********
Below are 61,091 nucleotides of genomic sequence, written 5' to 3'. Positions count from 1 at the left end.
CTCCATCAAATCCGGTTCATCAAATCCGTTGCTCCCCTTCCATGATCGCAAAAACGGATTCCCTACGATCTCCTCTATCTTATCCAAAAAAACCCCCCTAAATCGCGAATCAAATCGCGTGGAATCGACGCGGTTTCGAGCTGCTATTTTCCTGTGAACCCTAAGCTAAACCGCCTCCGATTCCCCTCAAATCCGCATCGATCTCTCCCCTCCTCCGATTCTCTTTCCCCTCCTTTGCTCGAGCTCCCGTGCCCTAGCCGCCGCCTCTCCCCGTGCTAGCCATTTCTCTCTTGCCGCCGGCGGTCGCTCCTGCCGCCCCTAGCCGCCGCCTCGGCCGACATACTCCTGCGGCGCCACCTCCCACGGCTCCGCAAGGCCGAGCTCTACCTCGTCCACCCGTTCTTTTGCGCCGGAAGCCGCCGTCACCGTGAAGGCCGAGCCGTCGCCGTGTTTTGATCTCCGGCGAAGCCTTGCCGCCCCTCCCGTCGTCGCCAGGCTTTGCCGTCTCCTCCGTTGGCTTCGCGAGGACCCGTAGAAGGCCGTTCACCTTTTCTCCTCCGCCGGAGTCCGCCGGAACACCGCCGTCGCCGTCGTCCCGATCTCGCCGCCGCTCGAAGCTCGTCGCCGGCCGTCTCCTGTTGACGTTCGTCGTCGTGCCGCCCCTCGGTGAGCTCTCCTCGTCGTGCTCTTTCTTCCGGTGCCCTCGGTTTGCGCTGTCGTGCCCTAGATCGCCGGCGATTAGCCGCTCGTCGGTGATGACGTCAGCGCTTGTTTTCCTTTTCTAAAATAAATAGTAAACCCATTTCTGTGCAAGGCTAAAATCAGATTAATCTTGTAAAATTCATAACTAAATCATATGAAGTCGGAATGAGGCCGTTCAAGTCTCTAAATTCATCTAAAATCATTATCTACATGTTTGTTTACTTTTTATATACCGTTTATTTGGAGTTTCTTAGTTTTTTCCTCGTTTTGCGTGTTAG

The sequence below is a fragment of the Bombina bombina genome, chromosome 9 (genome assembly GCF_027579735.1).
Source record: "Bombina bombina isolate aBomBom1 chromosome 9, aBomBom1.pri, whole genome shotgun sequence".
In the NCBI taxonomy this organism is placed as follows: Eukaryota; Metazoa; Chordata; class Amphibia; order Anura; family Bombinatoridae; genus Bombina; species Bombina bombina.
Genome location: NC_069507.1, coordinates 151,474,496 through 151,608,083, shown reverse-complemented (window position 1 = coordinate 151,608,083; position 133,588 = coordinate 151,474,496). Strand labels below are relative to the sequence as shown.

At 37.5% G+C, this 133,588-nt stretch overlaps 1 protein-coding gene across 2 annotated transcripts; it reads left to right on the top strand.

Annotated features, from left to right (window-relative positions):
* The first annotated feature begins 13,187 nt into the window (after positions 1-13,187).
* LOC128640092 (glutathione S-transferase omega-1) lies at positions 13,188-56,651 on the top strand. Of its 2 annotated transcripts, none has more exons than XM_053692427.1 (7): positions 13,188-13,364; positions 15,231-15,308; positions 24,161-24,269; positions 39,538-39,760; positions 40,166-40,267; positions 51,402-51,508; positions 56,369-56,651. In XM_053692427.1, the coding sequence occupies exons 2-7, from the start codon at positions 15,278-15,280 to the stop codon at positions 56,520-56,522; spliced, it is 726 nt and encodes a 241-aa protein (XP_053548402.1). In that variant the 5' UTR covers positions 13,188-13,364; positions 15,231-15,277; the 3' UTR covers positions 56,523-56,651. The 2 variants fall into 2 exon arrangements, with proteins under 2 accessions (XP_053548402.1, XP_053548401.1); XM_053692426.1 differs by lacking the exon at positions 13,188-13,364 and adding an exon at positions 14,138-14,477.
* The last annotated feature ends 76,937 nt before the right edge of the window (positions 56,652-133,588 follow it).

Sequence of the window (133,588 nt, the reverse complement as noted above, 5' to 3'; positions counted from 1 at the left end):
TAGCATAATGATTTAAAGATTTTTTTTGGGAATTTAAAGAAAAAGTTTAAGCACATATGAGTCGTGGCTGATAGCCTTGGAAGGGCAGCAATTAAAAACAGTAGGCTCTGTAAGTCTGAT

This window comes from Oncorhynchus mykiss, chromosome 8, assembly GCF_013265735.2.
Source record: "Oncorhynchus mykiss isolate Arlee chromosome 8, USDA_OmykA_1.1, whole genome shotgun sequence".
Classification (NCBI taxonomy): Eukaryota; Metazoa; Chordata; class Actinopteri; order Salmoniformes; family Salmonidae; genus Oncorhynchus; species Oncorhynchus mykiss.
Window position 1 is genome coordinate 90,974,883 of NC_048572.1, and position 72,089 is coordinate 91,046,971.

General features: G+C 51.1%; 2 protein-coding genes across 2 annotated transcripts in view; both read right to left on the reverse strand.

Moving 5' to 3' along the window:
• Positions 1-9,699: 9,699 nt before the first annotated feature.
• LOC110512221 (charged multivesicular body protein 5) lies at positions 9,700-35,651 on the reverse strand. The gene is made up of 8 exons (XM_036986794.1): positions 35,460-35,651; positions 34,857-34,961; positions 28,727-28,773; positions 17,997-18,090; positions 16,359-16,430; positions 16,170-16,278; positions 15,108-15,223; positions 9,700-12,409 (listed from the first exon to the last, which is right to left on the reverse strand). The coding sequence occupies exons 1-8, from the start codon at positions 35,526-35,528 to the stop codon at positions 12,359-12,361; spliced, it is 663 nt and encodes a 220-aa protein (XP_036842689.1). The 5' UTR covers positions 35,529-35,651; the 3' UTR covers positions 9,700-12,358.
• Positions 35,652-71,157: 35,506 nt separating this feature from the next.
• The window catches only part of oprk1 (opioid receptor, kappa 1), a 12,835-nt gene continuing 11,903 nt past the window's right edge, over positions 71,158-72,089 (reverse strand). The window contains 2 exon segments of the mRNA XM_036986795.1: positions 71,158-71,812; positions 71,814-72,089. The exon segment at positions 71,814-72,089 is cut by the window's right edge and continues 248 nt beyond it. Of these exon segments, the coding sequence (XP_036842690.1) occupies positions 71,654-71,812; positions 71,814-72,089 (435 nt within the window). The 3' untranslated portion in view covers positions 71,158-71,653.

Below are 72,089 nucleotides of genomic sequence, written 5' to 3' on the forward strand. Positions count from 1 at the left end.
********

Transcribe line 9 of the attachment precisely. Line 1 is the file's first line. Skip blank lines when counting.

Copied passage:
* The first annotated feature begins 13,187 nt into the window (after positions 1-13,187).